21st Oct, 2019

Garden City plans around HS2 Interchange station could have 1,000 more homes

Felix Nobes 30th Nov, 2018 Updated: 30th Nov, 2018

UP TO 1,000 more homes than previously expected could be built at a huge housing development around the planned HS2 Interchange station.

It would bring the total for a proposed ‘Garden City’ to more than 5,000 homes.

Cabinet member for managed growth, councillor Ian Courts, last Tuesday (November 20) approved a bid to the government’s Ministry of Housing, Communities and Local Government (MHCLG) for funding to accelerate ambitious plans.

A council officer’s report states: “The UK Central Hub Growth and Infrastructure Plan (HGIP) estimates that the UK Central Hub could provide up to 4,000 homes, making a significant contribution to the housing needs of the borough and reducing the pressure for further green belt release for residential development.

“Since the publication of the HGIP further work has identified the potential to increase this number to up to 5,000 new homes.”

The HGIP is a plan to develop and build new homes and infrastructure around the HS2 Interchange, Jaguar Land Rover’s Lode Lane factory, Birmingham Airport, the NEC, Birmingham Business Park and the Arden Cross site – an area known as the Hub.

The NEC is bringing forward a master plan which has outlined the possibility of another 1,000 homes, Coun Courts says.

The Garden City – part of the Hub – would be built near to the M42, close to the NEC and the HS2 Interchange.

The creation of ‘garden communities’ is part of a government programme to provide support for applicants who will contribute to building a further 300,000 homes by 2025 in a sustainable way – protecting greenbelt land.

At this stage the council is trying to attract investors to buy into the vision, if the bid is successful.

Eventually landowners and interested parties would be expected to submit a planning application to the council.

Coun Courts says the garden city will be built almost entirely on brownfield land but does involve the loss of some green space.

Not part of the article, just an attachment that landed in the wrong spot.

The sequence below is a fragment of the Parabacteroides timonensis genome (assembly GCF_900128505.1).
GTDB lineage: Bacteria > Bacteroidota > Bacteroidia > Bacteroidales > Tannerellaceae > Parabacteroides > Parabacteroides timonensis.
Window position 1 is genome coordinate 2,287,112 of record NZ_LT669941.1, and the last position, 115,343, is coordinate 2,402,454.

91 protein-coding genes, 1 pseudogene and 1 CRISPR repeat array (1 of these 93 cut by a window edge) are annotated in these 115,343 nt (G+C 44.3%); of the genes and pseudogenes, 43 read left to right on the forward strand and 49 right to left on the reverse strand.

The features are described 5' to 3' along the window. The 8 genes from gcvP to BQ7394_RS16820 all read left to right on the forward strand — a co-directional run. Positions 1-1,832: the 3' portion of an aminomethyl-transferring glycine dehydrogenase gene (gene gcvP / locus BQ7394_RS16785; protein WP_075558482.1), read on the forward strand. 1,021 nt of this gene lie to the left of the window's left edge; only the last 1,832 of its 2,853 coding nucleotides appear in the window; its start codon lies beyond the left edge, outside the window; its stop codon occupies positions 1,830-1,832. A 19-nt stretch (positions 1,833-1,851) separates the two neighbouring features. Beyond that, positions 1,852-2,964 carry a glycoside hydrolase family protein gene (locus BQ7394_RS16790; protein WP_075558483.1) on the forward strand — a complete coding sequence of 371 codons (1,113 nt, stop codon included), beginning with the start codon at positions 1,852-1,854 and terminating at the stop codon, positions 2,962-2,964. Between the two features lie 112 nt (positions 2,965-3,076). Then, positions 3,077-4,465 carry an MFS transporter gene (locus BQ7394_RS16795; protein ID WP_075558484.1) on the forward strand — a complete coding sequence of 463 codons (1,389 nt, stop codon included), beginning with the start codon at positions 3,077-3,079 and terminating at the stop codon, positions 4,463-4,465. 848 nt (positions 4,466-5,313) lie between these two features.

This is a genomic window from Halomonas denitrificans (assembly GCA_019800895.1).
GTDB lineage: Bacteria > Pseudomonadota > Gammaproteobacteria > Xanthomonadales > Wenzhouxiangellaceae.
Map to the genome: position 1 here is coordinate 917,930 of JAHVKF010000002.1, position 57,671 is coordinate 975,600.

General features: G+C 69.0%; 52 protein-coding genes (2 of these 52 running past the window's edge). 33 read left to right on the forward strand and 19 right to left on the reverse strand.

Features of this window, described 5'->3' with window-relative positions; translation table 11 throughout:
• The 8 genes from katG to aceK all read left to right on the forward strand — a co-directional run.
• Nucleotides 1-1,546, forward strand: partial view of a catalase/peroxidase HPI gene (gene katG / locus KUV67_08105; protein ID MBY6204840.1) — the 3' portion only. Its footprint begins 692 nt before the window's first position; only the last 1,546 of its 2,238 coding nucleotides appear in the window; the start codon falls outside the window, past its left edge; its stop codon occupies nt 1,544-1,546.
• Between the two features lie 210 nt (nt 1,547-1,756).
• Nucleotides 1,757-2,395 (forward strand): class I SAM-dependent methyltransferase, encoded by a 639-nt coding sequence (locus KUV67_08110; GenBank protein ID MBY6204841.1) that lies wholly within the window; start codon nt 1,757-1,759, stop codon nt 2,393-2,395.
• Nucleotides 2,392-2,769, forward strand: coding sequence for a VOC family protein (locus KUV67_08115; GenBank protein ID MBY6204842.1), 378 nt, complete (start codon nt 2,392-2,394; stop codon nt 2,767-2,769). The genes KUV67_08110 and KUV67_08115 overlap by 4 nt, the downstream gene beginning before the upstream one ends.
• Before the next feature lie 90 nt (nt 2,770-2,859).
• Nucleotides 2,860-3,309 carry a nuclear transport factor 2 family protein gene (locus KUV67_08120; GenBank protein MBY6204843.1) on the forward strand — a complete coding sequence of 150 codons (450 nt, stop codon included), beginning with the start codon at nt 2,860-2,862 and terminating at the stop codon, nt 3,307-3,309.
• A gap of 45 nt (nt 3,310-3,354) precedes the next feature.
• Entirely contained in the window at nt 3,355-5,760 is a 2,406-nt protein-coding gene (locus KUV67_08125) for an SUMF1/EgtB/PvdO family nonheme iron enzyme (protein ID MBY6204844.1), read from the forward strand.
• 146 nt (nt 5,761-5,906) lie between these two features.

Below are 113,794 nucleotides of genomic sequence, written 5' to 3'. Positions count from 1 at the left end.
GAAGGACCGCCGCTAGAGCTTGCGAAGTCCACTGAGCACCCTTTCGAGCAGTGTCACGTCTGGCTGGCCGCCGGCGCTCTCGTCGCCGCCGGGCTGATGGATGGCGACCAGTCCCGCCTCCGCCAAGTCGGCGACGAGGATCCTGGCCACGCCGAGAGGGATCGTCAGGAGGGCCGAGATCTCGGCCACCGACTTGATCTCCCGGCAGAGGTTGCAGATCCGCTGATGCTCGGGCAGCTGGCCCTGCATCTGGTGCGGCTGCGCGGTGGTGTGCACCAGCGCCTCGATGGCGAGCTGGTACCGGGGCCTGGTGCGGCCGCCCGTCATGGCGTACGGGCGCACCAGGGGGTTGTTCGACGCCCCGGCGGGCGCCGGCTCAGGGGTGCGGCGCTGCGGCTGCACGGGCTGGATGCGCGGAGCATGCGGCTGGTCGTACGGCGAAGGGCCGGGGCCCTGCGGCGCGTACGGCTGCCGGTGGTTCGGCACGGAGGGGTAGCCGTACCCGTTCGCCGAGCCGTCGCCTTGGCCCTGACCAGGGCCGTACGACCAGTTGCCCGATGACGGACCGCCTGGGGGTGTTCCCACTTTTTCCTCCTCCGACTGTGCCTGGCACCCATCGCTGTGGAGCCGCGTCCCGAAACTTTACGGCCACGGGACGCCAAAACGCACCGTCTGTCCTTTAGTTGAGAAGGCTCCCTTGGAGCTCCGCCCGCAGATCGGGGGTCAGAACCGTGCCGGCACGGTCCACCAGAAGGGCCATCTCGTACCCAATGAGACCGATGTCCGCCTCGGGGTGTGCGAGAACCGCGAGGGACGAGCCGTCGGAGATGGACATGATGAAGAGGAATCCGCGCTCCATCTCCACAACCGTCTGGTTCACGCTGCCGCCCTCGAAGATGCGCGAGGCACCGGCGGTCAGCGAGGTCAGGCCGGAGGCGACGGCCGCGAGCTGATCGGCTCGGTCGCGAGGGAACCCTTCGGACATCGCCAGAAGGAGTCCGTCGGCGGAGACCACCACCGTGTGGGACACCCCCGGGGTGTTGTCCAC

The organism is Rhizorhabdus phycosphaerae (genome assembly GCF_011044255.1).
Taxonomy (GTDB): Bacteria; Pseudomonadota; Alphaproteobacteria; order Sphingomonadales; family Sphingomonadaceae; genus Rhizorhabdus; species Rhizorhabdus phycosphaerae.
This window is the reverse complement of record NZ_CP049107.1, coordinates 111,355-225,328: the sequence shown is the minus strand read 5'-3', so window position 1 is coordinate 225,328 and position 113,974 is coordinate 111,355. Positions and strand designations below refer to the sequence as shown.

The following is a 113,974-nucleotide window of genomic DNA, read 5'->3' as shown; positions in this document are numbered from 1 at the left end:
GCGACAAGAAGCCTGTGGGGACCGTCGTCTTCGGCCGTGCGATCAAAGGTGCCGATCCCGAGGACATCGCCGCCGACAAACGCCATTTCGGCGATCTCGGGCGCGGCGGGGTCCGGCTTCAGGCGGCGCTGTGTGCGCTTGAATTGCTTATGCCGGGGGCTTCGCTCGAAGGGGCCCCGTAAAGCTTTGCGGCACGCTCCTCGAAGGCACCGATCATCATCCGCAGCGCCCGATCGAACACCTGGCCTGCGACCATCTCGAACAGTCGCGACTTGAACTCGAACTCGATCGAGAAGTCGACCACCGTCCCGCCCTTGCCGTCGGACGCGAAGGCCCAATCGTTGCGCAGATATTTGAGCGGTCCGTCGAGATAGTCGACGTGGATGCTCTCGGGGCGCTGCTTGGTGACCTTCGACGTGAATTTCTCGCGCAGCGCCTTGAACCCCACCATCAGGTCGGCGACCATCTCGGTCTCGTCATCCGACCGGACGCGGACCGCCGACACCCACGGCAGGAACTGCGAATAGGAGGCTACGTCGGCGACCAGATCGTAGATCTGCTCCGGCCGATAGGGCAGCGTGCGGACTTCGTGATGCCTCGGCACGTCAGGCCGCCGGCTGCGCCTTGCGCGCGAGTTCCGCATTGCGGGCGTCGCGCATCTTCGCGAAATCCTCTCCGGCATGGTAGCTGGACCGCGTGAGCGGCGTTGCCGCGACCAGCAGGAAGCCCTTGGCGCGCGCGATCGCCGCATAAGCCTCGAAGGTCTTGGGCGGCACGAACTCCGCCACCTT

Coun Courts: “We know that new housing is needed, the region needs it and the country needs it.

“We want to achieve good green space areas, good connectivity, places that are better for people to live in and work in.

“What this bid is about is getting financial support to make our jobs a lot easier – if it fails it will mean the task will be more difficult.

“The garden community could be a showcase for the region.”

The council officer’s report states the initial bid could be for a package in the region of £1.8million.

Coun Courts says the garden city plans will not use taxpayers money and will be reliant on grants from external sources.

MP for Meriden Dame Caroline Spelman, who supports the plans in principle, said: “We need infrastructure around the railway.

“The HGIP says the Hub can be a mix of new housing, offices and other infrastructure.

“This will also connect to Chelmsley Wood and benefit the community with new jobs and amenities becoming available.

“It will also see green corridors preserved while protecting the borough’s greenbelt.

“My constituents are broadly supportive but those south of the A45 in Hampton in Arden are concerned about the size.

“We want it to be sustainable – economically, environmentally and socially – and benefit the local people.”

The council will discover if it has been successful between March and January next year.

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